It’s also important to keep an open mind and try new things and not get stuck in the same old teaching style and using the same old  corrections over and over. That’s because the corrections that might work on 7 out of 10 students may not work on the other three. It’s also  because a certain teaching style might not appeal to a significant number of students.

As I’ve gotten more and more into giving individual lessons once again, I have made four significant changes to my way of teaching. The first is I willingly admit to the student when something I recommend is not working. In the past, I might have told them to just keep working  on it and eventually they will get it. While there could be some truth or even a complete truth to that for some students, my ego is such that I  will say, “Well, that didn’t work. Let’s try to figure out something that will.”

The second is my willingness to experiment more, which kind of goes along with the first change I mentioned. I let them know that we need to find out what works for them, what they are capable or not capable of doing. Back in the day, my insecurity might have prevented me from doing this, lest the student think I don’t know what I’m doing. But I now know, at least for me, that this is important for me to do if I’m to have any success.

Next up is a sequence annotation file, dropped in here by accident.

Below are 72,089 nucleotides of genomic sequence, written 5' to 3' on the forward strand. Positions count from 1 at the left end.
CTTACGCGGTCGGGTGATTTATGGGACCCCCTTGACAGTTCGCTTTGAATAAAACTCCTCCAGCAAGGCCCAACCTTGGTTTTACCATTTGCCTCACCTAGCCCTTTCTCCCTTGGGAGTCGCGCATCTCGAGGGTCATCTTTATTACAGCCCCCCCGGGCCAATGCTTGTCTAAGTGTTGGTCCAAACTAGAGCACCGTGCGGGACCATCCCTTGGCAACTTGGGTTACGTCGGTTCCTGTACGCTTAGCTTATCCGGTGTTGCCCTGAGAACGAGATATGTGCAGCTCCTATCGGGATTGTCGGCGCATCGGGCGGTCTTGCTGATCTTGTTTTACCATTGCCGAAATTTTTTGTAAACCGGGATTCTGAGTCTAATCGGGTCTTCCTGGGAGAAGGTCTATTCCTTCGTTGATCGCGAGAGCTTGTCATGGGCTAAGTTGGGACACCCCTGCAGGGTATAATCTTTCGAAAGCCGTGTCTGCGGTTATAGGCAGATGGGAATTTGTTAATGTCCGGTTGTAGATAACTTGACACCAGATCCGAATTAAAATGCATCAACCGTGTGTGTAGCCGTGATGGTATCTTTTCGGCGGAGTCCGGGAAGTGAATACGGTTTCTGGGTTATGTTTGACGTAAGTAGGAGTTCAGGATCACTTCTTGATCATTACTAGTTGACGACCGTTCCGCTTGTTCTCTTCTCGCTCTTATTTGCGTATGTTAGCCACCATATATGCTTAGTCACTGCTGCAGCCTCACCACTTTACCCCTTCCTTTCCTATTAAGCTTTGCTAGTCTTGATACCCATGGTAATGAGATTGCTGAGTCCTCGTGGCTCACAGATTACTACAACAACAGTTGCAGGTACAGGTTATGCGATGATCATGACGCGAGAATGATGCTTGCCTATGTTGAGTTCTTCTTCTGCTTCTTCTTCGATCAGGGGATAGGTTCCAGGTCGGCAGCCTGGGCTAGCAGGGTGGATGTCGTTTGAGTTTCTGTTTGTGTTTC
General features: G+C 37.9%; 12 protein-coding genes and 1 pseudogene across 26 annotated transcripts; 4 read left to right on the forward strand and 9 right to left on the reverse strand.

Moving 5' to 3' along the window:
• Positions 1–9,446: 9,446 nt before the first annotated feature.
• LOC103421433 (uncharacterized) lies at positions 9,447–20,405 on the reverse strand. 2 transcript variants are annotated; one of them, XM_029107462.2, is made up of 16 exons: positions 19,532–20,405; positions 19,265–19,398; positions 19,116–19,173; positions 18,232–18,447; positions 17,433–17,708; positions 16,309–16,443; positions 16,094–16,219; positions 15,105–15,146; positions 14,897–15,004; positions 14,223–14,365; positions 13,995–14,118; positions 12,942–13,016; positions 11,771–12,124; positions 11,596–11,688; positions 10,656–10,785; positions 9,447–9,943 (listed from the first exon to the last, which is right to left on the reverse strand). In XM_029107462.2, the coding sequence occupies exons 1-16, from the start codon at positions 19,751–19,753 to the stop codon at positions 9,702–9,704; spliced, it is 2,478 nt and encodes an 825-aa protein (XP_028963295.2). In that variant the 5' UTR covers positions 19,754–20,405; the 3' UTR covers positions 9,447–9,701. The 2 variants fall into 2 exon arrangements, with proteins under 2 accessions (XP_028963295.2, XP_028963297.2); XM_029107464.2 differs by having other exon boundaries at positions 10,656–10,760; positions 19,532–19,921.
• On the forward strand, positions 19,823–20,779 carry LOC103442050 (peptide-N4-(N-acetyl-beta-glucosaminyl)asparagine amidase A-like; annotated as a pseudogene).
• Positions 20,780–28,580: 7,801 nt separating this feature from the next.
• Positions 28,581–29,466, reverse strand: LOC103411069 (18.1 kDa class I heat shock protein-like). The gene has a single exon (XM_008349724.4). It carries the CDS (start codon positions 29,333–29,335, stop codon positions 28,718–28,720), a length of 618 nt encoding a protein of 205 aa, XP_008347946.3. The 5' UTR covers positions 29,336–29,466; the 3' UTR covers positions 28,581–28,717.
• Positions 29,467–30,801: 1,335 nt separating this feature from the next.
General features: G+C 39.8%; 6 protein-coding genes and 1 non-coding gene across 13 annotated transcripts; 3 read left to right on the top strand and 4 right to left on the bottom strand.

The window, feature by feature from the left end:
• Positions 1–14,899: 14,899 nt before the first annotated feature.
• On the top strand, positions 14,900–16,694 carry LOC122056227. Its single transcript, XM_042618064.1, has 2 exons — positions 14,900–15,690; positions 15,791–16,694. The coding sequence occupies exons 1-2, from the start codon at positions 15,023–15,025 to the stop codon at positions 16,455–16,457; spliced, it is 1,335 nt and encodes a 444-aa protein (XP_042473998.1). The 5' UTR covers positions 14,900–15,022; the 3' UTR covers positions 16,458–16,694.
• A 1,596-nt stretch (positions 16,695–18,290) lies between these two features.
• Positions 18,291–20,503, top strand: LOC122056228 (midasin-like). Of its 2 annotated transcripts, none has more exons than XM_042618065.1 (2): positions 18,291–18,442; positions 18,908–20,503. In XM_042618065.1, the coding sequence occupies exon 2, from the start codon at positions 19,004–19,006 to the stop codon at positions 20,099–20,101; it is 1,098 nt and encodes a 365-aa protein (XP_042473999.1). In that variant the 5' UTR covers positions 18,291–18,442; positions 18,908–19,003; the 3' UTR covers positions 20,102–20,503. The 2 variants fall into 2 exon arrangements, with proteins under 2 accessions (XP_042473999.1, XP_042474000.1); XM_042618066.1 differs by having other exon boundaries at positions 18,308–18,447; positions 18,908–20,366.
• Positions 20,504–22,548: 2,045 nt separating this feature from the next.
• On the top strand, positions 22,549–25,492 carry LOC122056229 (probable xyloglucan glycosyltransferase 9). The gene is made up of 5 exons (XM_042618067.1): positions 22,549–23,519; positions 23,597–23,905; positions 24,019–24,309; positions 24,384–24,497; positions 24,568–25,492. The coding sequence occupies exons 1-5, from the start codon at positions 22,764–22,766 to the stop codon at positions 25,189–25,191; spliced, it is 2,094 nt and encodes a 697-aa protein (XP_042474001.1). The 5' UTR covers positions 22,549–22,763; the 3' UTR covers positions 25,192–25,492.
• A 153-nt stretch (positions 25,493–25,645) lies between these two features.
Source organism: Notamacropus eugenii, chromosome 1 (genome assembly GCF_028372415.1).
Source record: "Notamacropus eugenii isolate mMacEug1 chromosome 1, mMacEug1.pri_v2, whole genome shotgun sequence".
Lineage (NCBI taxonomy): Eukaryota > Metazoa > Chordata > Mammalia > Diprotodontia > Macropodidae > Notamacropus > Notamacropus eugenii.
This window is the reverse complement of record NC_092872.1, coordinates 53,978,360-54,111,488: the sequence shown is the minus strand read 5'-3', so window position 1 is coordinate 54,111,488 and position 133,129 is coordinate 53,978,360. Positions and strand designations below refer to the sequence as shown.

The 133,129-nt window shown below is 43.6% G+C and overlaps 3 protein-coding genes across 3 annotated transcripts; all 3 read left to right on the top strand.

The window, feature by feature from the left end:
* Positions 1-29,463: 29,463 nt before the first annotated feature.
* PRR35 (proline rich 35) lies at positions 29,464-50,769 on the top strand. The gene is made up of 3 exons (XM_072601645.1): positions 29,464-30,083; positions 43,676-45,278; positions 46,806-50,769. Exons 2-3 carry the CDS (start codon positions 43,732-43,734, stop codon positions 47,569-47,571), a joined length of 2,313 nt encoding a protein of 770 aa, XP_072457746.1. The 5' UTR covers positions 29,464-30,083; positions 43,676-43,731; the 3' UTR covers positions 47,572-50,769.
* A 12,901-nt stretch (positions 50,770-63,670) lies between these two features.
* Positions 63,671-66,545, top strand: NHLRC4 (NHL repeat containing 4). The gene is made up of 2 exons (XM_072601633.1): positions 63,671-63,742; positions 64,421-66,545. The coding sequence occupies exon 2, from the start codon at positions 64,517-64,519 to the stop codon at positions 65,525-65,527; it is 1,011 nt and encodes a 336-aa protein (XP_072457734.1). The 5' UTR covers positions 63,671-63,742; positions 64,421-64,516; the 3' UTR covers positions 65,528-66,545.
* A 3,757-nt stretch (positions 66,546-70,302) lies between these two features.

The third is getting the student to swing on plane, or at least closer to it. It’s ironic, because Dr. Mann doesn’t believe in swing planes, but I’ve found that the closer a student can keep the shaft parallel to the initial shaft plane at address somewhere in the downswing, the better the ball striking that student will have. To help achieve this, I use a U.S. Kids Golf measuring stick (just over five feet [152 cm] long). I hope I can explain this correctly. If the student is right-handed, I will stand to their right so I am along the extension of the target line. I hold the stick parallel with their stance and make them swing back and forward under the stick, which prevents them from coming in too steep into the ball. On rare occasions, I’ve had students who swing too flat or too much around their bodies, so they have to swing over the stick. This simple training aid has worked wonders for many of my students.